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These days there seems to be a literary prize for everything. Having an argument with another author? Start your own literary prize. Don’t like one prize’s shortlist? Start your own. Are you a company who wants to show there’s a heart beating under that cold hard business exterior of yours? You know the drill.
I’m not particularly bothered by this. To me, the fact that people care enough about books to argue about them is great, and it’s wonderful to be able to acknowledge good writers from all across the enormous spectrum of reading material that we as a nation consume. But I have to admit that although I’m in favour of recognition of real talent, there’s one particular literary prize that has stolen my heart – and it’s one, perversely, that’s not about good writing at all. Praise is all very well, but sometimes writers are sorely in need of some well-timed ego deflation, and the Bad Sex Award, in magnificent style, does just that.
2011’s shortlist was finally announced last week, and it brings together everything I cherish about bad writing: flowery prose, overblown descriptions and metaphors that most certainly do not give the effect that was originally intended. Sad as I am to see that the particular horse I was backing – A. L. Kennedy’s The Blue Book, a true masterpiece of overegged, over-emotionalised and gruesomely over-described sexual encounters – didn’t make it beyond the longlist, a lot of magnificent material did.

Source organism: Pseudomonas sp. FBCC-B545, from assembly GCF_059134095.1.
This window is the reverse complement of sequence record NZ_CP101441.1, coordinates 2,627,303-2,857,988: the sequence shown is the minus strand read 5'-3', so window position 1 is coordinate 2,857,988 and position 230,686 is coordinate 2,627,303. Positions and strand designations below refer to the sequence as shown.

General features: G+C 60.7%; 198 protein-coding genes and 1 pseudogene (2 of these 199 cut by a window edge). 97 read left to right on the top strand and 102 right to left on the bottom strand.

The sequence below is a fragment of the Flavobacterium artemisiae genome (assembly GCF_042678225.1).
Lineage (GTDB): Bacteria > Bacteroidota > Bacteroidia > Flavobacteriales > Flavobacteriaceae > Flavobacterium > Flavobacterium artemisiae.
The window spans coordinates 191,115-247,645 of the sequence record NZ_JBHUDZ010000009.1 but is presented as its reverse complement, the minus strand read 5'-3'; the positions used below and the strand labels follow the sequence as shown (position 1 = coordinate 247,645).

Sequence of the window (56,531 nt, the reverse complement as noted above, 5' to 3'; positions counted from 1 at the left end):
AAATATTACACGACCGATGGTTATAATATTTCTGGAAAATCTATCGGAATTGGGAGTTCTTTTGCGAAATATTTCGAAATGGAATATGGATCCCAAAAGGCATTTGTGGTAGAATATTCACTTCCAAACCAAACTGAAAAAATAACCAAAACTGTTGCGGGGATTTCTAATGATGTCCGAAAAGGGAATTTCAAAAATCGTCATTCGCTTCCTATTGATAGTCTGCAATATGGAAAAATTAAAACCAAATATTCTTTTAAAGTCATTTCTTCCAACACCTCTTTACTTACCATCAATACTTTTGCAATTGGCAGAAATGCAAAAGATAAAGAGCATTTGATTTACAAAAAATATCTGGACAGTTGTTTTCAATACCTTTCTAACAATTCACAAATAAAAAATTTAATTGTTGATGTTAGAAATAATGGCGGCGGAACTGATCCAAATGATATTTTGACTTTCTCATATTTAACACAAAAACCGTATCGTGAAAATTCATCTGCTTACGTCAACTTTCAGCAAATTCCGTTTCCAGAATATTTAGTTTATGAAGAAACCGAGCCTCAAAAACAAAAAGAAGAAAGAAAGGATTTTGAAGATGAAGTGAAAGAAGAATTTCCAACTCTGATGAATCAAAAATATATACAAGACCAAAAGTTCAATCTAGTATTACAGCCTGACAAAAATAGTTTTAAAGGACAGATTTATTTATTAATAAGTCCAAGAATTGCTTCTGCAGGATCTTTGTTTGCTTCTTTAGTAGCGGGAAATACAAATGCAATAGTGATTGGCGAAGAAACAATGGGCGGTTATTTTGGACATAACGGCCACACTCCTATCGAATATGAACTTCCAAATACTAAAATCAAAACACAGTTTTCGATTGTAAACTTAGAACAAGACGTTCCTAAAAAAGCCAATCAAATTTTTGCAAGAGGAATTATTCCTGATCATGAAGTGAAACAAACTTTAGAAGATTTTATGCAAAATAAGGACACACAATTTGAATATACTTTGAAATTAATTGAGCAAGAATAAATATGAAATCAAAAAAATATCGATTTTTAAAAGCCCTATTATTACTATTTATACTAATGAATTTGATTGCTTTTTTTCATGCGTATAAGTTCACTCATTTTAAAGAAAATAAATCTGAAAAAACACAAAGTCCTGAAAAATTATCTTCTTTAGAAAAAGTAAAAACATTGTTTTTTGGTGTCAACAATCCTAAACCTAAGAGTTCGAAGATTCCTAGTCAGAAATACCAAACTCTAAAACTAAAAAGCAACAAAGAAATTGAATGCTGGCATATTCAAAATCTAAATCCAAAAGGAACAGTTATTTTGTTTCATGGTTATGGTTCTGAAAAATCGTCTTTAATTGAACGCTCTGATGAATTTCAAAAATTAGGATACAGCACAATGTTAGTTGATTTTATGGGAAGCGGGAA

This year, the deathless prose on offer includes: “He began yet another eternity of regional body worship”, “I opened my mouth wide and bit into her thigh and I did not hear her squeal”, and “We’re the same organism: some outrageous sea creature”. (Extracts from David Guterson, repeat offender Christos Tsiolkias and Dori Ostermiller respectively). It’s all jaw-droppingly, rib-achingly terrible, and it powerfully reinforces my theory that sex is the one thing that it’s almost impossible to write well about.